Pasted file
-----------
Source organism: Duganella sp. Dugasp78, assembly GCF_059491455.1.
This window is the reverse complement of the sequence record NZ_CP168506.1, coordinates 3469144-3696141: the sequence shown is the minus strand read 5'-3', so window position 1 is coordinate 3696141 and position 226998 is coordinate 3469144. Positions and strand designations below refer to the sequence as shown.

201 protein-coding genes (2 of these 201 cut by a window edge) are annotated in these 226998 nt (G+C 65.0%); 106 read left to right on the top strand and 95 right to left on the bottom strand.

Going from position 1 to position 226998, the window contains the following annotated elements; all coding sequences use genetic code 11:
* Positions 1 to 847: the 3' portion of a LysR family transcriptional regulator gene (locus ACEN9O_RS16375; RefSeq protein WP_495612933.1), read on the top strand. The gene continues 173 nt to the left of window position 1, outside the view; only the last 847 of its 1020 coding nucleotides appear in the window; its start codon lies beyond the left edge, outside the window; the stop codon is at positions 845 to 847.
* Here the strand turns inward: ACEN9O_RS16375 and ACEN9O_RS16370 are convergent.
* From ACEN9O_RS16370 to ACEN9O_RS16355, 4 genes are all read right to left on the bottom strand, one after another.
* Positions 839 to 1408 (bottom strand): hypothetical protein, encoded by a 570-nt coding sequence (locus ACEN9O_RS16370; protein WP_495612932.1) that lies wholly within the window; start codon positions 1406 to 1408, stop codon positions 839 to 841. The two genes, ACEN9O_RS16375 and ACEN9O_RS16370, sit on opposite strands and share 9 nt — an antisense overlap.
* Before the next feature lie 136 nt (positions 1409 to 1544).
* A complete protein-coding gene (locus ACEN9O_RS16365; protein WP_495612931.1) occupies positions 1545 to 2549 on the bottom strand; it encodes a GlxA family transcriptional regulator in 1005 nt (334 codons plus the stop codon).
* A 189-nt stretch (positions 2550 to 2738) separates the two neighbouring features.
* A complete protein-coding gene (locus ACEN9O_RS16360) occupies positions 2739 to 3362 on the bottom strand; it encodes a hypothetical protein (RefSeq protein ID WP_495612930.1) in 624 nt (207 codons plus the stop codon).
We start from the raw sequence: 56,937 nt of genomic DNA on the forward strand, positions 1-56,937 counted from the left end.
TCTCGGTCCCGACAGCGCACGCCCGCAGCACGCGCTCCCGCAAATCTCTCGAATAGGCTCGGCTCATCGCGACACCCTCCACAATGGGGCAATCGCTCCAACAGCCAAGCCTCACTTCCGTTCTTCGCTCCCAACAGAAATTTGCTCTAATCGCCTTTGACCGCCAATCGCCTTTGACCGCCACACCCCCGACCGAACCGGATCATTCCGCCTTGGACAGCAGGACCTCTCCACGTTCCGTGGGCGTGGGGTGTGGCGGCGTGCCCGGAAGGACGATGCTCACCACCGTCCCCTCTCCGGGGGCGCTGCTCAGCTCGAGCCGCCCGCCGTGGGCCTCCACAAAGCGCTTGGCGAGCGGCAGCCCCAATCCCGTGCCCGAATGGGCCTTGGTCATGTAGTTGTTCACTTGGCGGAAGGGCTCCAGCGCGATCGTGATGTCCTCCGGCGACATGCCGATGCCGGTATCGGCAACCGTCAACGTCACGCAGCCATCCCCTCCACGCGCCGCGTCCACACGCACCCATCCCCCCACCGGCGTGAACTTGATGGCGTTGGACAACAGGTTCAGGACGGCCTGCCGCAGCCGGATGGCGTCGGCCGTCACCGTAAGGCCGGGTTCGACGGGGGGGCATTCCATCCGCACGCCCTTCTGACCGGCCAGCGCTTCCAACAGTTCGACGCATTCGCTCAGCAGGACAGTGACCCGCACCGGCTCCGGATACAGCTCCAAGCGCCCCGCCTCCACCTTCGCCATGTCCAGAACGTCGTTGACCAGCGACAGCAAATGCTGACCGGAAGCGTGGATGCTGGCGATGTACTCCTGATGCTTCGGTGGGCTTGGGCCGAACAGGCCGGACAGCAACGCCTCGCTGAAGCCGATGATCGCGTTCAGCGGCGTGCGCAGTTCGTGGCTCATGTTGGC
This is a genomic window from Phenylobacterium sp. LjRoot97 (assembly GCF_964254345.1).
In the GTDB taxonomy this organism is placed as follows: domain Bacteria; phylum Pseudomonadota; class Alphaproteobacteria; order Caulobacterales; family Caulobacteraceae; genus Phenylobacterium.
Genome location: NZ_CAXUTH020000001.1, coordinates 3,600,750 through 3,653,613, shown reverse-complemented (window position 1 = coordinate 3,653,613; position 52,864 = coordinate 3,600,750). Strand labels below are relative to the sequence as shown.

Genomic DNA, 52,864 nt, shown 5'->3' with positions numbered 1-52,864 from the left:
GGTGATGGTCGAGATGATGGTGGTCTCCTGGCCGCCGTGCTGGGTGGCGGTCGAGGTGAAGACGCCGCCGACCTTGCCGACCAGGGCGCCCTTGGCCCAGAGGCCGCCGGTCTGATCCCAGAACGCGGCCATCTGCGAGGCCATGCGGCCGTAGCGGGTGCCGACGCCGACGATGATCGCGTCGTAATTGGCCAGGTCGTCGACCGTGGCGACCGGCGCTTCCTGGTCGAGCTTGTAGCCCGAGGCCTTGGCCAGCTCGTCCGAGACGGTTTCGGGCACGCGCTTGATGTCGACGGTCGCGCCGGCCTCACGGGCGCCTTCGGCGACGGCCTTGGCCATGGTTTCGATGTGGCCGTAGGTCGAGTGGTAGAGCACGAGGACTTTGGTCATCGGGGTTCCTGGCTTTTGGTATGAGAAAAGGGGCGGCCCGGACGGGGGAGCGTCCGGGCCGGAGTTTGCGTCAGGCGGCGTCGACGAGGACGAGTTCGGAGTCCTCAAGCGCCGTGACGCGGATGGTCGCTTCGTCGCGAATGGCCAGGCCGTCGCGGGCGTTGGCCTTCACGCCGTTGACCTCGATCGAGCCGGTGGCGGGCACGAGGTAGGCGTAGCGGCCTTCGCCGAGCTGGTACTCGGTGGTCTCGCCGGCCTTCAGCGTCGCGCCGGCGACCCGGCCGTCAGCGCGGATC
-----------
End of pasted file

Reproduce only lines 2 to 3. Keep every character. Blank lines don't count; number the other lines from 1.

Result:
This window is the reverse complement of the sequence record NZ_CP168506.1, coordinates 3469144-3696141: the sequence shown is the minus strand read 5'-3', so window position 1 is coordinate 3696141 and position 226998 is coordinate 3469144. Positions and strand designations below refer to the sequence as shown.

201 protein-coding genes (2 of these 201 cut by a window edge) are annotated in these 226998 nt (G+C 65.0%); 106 read left to right on the top strand and 95 right to left on the bottom strand.